There is something deep within the healthy human psyche that abhors manipulation. To be emotionally coerced by another goes against the gain of all that a healthy person understands about relationships. Healthy humans know that relationships are characterized by mutual respect, reciprocity and a genuine desire to be in connection with another. Even healthy humans encounter moments of frustrations and irritation with others, but with appropriate relational effort understanding and healing occur. But to be manipulated feels dank and musty. It is the slippery feeling of wondering whether it is you the other desires or what you can offer. It is the difference between subject and object, and the difference is strikingly different.
It is, I suppose, one thing to be manipulated by a boss who is trying to get more efficient work accomplished through your position. When it's happening in your place of employment it still is uncomfortable, but at least it can be escaped, even if for the remaining thirteen or fourteen hours of the day when you are not at work.
But it is another thing to be manipulated by someone close, and when it is your son or daughter, it feels especially bad. When we experience manipulation we question ourselves. Is there something about us that is so weak that we are "taken in" time and again by a child who is adept at getting what he or she wants? How do we extend love to a child while protecting our personal boundaries from being broached time and again. Or is love something that opens oneself to such pain?
I am fortunate to be married to an emotionally healthy woman, so in that most primary relationship in life I am comforted and contented. But I am not so fortunate when it comes to our children, and because we have adopted all of them, I wonder sometimes how it might (or not?) be different in families where children have joined the family through birth. Are there some primal wounds so deep for adopted children and their parents that there is always a distance of sorts? That's a question I cannot answer, although there are times when I long for a satisfying answer.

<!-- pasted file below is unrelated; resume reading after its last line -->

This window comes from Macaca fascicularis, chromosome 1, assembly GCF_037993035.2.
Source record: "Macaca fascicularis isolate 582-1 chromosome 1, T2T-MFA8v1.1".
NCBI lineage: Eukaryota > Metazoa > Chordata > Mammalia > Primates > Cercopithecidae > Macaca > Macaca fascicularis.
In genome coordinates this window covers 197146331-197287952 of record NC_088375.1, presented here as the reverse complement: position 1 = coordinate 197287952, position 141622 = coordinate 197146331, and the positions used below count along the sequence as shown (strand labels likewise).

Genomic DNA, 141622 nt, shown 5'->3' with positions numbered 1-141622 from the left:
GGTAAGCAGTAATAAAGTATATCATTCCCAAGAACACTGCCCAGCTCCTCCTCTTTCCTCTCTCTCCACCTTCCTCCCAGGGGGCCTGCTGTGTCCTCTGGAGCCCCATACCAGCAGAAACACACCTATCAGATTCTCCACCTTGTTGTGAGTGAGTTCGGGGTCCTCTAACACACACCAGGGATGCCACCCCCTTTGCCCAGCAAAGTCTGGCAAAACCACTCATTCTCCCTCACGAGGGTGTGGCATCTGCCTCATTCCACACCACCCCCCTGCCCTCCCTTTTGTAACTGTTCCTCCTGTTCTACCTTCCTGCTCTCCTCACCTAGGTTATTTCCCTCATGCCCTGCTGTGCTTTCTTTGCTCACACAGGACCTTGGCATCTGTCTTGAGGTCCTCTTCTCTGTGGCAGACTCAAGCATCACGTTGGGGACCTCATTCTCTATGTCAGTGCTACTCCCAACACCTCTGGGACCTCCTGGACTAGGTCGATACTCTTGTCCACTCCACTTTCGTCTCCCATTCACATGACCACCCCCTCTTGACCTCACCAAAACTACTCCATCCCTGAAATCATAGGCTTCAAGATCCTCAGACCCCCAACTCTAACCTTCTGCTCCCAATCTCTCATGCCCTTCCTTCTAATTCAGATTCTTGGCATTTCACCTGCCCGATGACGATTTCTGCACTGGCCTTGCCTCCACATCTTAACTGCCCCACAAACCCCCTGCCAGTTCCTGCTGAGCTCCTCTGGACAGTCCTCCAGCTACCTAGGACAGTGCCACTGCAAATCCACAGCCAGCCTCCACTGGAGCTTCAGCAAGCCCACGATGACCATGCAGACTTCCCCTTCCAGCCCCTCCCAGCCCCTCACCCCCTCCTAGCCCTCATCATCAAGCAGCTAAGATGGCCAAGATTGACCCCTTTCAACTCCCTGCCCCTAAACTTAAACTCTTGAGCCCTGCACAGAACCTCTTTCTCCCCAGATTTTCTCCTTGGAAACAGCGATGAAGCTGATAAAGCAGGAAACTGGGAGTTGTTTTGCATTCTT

I have learned that the only thing I can control is how I respond to a situation. I cannot change the way my child does what he or she does. I can guide, I can live by example, I can correct, I can consequence ... but I cannot choose the way my children choose to live their lives, especially as they grow into adulthood.
My thoughts are provoked by a message I received on my cell phone last night. It is my practice not to answer calls whose numbers I do not recognize, figuring a message can be left so that I can call back as I deem necessary. Last night, after I had gone to bed, there were four calls from the same number, one after the other. Finally there was a message left. I listened to it this morning.
The background noise is a combination of muffled voices and institutional sounds as I hear our son, Mike, in a voice hollowed by the large room from which he calls:
"Dad. It's me, Mike. I'm just calling to let you know that I turned myself into jail last night. I'm wondering if you could buy me a phone card for $20 so I could call you. And maybe you can visit me. I love you. Bye."
Manipulation or affection? Is Mike calling because he cares about me or because he cares about himself? That's probably an unfair question to ask of someone who is nineteen and whose organic brain issues mean that he processes things much differently than those of who are typical. Is this call an effort to gain more money from his dad, or does he sincerely seek connection because he finds himself in trouble once again?
Manipulation or affection? It is probably both, in some disjointed, strange, atypical way my son feels as much connection with me as he can feel, but for purposes of self-preservation needs to be in connection as well.
The bottom line is simply that I am Mike's dad. I made that decision years ago. And the good thing is that I can be Mike's dad, love him and care about him and still draw boundaries for myself. I will maintain connection with him, although it may be through written letters than face-to-face contact for now. I remain committed to him, but my checkbook may remain closed. I will help him navigate the confusing world of social services assistance, but the doors to my home will remain off limits.
While I cannot choose (or even discern) whether Mike is manipulating me or caring about me, I can choose how I will respond. And I will choose affection ... I will choose connection ... and I will protect myself.
I have learned that with difficult, attachment-disordered children/young adults, the two are not mutually exclusive.